UPS reports the successful test of a delivery drone that launched from the top of a UPS package delivery car and autonomously delivered packages. The test was done in Florida on Monday with the drone manufacturer Workhorse.
“This test is different than anything we’ve done with drones so far. It has implications for future deliveries, especially in rural locations where our package cars often have to travel miles to make a single delivery,” said Mark Wallace, UPS senior vice president of global engineering and sustainability.
“Imagine a triangular delivery route where the stops are miles apart by road. Sending a drone from a package car to make just one of those deliveries can reduce costly miles driven. This is a big step toward bolstering efficiency in our network and reducing our emissions at the same time.”
The drone used was the Workhorse Horsefly UAV Delivery System. This is an octocopter delivery drone that is fully integrated with the Workhorse line of electric and hybrid delivery vehicles. This system uses a drone that docks on the roof of a delivery truck. A cage suspended beneath the drone drops through a hatch into the truck and a UPS driver inside loads a package into the cage and presses a button on a touch screen. The drone then flies a pre-planned route to the address. While docked the HorseFly drone recharges on the truck, and has a 30 minute flight time. It has a weight limit of 10lbs.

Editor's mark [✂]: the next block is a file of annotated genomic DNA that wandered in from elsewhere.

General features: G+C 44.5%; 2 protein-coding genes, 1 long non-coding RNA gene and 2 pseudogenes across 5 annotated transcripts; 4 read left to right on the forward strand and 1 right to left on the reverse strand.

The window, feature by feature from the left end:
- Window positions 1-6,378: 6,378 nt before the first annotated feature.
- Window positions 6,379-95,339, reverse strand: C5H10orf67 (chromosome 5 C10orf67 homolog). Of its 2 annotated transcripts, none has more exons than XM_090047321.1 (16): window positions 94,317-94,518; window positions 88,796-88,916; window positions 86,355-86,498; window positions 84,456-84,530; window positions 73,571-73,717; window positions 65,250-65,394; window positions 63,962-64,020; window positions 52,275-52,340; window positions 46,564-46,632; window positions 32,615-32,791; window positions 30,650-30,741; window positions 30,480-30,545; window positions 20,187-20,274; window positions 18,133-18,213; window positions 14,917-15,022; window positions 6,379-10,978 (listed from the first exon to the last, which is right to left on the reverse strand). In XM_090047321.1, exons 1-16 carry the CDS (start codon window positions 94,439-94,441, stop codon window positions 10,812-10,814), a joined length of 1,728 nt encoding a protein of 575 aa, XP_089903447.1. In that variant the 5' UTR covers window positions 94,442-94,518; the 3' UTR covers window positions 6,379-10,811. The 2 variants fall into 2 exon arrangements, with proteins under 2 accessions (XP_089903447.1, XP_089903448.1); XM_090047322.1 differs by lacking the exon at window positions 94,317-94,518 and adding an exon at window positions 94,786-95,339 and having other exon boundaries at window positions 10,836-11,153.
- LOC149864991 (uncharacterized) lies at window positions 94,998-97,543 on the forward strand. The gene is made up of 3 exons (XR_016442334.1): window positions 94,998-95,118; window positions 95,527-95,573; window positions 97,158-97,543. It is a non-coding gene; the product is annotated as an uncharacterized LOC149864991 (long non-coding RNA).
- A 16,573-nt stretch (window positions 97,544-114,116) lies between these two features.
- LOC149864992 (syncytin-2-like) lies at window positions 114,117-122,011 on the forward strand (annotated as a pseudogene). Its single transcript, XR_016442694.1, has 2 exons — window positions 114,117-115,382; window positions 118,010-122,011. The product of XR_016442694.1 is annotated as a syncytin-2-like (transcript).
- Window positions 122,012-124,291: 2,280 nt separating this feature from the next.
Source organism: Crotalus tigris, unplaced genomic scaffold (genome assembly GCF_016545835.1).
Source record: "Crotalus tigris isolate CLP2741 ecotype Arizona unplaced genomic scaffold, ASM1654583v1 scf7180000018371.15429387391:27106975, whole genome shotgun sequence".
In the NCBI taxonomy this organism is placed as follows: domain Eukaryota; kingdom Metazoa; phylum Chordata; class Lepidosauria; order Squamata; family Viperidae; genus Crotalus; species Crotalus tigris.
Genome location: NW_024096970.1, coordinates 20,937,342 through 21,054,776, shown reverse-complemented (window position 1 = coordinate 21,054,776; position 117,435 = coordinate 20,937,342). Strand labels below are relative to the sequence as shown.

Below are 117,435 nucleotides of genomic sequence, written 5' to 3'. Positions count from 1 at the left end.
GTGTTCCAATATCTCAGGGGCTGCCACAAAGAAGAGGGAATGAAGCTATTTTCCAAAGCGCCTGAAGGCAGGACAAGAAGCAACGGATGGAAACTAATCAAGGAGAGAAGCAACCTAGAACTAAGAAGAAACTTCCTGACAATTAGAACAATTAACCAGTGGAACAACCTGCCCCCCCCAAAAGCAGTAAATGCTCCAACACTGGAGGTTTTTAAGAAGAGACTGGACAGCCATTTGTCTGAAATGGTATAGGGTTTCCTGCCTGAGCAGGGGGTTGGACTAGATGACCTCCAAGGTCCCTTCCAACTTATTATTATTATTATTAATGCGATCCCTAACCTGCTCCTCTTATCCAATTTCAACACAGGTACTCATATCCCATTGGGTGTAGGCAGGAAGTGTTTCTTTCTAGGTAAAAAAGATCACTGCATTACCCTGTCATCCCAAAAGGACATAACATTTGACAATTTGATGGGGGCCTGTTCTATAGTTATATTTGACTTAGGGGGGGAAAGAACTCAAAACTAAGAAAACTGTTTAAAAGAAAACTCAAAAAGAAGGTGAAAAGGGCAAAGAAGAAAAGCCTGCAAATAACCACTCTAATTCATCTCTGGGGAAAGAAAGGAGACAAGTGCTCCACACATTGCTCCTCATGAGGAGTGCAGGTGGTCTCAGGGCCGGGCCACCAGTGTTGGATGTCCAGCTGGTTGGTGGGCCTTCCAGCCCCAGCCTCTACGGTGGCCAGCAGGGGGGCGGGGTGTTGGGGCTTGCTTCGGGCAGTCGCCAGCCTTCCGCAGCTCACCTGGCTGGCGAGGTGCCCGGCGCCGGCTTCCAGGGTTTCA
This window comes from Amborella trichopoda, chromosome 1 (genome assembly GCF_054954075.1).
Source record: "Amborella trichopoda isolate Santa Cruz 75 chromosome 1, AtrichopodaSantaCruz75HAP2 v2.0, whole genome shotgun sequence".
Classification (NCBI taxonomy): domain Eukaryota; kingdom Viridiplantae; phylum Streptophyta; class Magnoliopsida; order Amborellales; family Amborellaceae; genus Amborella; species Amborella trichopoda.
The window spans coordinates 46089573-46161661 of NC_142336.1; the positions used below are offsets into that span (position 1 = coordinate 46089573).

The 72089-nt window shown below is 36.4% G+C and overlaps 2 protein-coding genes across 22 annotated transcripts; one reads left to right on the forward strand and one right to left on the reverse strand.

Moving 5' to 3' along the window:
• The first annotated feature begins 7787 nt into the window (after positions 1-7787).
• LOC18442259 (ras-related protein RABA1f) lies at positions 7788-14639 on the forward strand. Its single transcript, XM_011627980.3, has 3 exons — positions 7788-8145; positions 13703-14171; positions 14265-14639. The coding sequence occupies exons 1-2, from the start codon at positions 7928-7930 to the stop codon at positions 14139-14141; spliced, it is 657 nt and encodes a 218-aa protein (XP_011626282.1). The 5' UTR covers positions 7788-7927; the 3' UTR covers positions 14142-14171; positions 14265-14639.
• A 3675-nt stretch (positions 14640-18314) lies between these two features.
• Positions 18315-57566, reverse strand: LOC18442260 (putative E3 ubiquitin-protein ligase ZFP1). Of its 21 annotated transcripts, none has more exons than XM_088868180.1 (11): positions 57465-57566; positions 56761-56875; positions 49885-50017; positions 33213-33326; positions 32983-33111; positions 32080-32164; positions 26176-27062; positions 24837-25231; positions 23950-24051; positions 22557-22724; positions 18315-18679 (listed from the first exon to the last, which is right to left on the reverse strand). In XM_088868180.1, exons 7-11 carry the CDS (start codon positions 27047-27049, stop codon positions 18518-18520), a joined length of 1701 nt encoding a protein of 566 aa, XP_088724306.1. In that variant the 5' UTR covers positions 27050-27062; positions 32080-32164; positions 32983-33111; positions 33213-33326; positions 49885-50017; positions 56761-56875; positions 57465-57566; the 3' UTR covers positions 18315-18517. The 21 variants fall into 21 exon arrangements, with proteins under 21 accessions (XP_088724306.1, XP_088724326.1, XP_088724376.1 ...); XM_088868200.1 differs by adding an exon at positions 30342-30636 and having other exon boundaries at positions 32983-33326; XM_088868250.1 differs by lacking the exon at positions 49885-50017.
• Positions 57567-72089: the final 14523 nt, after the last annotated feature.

For this test, Workhorse preset the route for the drone. But in the future, routes could be determined by UPS’s On-Road Integrated Optimization and Navigation (ORION), which is the company’s proprietary routing software.
“It’s wonderful to see this technology applied in such a practical way,” said Stephen Burns, Workhorse founder and CEO. “The drone is fully autonomous. It doesn’t require a pilot. So the delivery driver is free to make other deliveries while the drone is away.”
UPS has been testing automation and robotics technologies, including drones, for years. Last September, UPS staged a mock delivery of urgently needed medicine from Beverly, Mass. to an island three miles off the Atlantic coast.
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